News Releases, Media Advisories

For Immediate Release:                                                                Contact:  Ron Harris
October 1, 1999                                                                                                 Sharon Snyder
                                                                                                                              Ian Stirton
                                                                                                                              Kelly Huff



WASHINGTON – President Clinton Wednesday signed into law the FY2000 Treasury-Postal Appropriations legislation containing a budget of $38,152,000 for the Federal Election Commission for the coming fiscal year.

The provision addressing the FEC budget also includes legislative language that will amend the Federal Election Campaign Act of 1971, requiring electronic filing of campaign reports in the 2002 election cycle, establishing an administratively-imposed financial penalty system, and changing the aggregate reporting of information for candidate campaigns from calendar-year to campaign-cycle.

These changes to the FECA originated as legislative recommendations by the FEC, and were adopted, with modifications, by both Congressional chambers.

The mandatory electronic filing provision is effective for reporting periods after December 31, 2000, and applies to House campaigns, political party committees and PACs. Senate campaigns and the Senatorial committees of the national parties are exempted from the electronic filing provision because they file campaign finance reports directly with the Secretary of the Senate, who microfilms the paper reports and sends them to the FEC.

Filing campaign finance reports electronically has been voluntary to date. A total of 435 candidate committees, party committees, and PACs have voluntarily filed electronic reports in 1999. On November 13, 1998, regulations became effective specifying that if presidential candidates and their authorized committees have computerized their campaign finance records, they must agree to participate in the Commission’s electronic filing program as a condition of accepting federal funding.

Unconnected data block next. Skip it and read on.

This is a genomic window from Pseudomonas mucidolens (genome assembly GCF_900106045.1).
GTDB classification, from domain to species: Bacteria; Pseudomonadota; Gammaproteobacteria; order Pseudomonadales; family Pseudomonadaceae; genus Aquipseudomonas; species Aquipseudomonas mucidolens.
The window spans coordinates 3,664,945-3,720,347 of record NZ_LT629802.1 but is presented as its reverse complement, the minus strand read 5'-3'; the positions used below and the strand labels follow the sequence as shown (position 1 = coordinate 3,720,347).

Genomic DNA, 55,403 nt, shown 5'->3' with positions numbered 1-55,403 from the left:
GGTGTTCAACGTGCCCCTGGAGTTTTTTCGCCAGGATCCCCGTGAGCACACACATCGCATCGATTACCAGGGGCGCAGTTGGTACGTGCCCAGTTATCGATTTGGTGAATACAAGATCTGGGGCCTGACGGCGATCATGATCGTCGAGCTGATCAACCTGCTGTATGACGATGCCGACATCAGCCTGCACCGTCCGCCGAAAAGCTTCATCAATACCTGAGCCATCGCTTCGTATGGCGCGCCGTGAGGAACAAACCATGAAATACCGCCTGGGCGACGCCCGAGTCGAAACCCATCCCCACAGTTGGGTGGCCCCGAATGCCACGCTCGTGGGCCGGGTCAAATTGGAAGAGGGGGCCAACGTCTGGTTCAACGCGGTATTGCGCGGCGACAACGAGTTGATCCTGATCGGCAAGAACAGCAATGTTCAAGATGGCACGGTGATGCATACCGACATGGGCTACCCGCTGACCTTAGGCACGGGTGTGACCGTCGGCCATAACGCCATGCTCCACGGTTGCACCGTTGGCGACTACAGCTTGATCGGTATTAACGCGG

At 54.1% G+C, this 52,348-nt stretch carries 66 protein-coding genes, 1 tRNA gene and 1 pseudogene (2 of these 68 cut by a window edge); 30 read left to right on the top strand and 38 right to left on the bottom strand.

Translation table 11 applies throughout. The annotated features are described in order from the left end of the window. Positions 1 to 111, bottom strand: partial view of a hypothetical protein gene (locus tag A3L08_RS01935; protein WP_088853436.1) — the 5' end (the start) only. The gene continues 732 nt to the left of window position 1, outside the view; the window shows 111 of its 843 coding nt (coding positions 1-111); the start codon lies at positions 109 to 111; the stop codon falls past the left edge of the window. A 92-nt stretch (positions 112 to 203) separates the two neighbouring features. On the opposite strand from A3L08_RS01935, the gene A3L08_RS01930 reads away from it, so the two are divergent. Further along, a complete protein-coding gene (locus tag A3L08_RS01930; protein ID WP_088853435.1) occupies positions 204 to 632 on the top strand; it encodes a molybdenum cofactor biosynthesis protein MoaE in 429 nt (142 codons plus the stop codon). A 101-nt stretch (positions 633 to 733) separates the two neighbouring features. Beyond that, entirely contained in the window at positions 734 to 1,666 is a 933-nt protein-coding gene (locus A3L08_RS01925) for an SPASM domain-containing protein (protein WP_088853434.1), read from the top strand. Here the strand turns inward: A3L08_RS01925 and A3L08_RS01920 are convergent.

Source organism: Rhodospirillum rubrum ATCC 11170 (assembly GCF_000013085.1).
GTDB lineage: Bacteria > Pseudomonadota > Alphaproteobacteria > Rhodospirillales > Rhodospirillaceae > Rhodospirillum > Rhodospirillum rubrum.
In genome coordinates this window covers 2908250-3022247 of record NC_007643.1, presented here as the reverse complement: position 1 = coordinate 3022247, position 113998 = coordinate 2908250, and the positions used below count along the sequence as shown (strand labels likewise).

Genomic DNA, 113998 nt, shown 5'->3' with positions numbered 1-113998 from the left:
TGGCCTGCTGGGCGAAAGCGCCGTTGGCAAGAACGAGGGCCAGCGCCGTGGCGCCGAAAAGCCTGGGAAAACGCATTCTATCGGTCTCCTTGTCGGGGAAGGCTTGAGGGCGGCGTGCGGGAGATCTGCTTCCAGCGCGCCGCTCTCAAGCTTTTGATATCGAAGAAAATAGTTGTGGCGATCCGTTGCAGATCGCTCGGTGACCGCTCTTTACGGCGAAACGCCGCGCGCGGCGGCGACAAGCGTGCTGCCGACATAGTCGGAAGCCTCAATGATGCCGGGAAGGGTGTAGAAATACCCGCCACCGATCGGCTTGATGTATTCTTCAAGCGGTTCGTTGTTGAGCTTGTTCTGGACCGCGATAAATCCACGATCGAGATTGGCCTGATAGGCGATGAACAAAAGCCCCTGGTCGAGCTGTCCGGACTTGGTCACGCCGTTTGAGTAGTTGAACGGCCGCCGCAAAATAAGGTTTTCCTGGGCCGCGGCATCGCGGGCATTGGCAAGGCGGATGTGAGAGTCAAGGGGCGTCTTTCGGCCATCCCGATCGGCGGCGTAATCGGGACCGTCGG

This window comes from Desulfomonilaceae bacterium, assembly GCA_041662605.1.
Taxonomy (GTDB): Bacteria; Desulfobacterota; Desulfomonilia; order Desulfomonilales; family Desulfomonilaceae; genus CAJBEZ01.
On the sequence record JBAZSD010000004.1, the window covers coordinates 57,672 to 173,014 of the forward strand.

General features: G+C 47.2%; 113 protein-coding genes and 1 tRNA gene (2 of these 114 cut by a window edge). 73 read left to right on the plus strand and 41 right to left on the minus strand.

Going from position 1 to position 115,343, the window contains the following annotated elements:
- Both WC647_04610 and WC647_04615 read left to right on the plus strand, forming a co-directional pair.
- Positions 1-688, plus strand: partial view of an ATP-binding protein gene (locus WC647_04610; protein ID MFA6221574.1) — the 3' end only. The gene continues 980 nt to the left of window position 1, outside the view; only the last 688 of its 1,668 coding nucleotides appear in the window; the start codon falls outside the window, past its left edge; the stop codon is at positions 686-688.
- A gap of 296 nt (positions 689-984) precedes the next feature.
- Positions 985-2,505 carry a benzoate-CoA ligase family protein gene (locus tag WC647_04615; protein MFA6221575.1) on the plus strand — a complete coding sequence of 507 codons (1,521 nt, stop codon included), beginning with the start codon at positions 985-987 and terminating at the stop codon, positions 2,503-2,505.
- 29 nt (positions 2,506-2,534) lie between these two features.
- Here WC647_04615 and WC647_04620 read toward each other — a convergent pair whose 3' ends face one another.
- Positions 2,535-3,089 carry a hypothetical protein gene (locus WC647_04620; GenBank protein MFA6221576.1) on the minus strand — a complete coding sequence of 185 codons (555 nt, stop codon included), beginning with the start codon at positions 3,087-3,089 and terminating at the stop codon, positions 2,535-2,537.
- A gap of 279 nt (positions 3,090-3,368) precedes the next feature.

On July 15 of this year, the FEC electronically received and processed over 6,000 pages of campaign reports from presidential committees, making those reports available to the public via the Internet almost instantaneously after receiving them. All reports received that day were on the FEC’s Website before midnight.

Administratively-imposed fines have been suggested to Congress by the FEC for some years. In a recommendation last year, the Commission noted:

"The enforcement procedures provide a number of procedural protections, and the Commission has no authority to impose penalties. Instead, the Commission can only seek a conciliation agreement, and without a settlement can only pursue...a civil action in federal court. This process can be unnecessarily time and resource consuming for all parties involved when applied to ministerial-type civil violations that are routinely treated via administrative fines by many other states and federal regulatory agencies."

Examples of violations that could be dealt with in an administrative penalty system include late filing or non-filing of required reports.

Legislative language authorizing administrative fines dictates that the Commission establish a schedule of penalties and publish it, taking into account "...the amount of the violation involved, the existence of previous violations by the person, and such other factors as the Commission considers appropriate."

The legislative recommendation on campaign-cycle reporting adopted by Congress in the appropriations bill requires candidate committees to report to the FEC on a campaign-to-date basis, rather than the present system of a calendar-year cycle. The calendar system has required additional efforts by campaign committees to begin aggregating donations anew each year. This change does not affect PACs and political party committees.

Federal Election Commission Chairman Scott E. Thomas commented, "I’m confident that these changes to the FECA, long advocated by the Commission, will be a boon to the filing community and to public disclosure in general. Also, with an administrative fine system, we can dispose of cases more rapidly and assign more of our resources to cases warranting greater attention."

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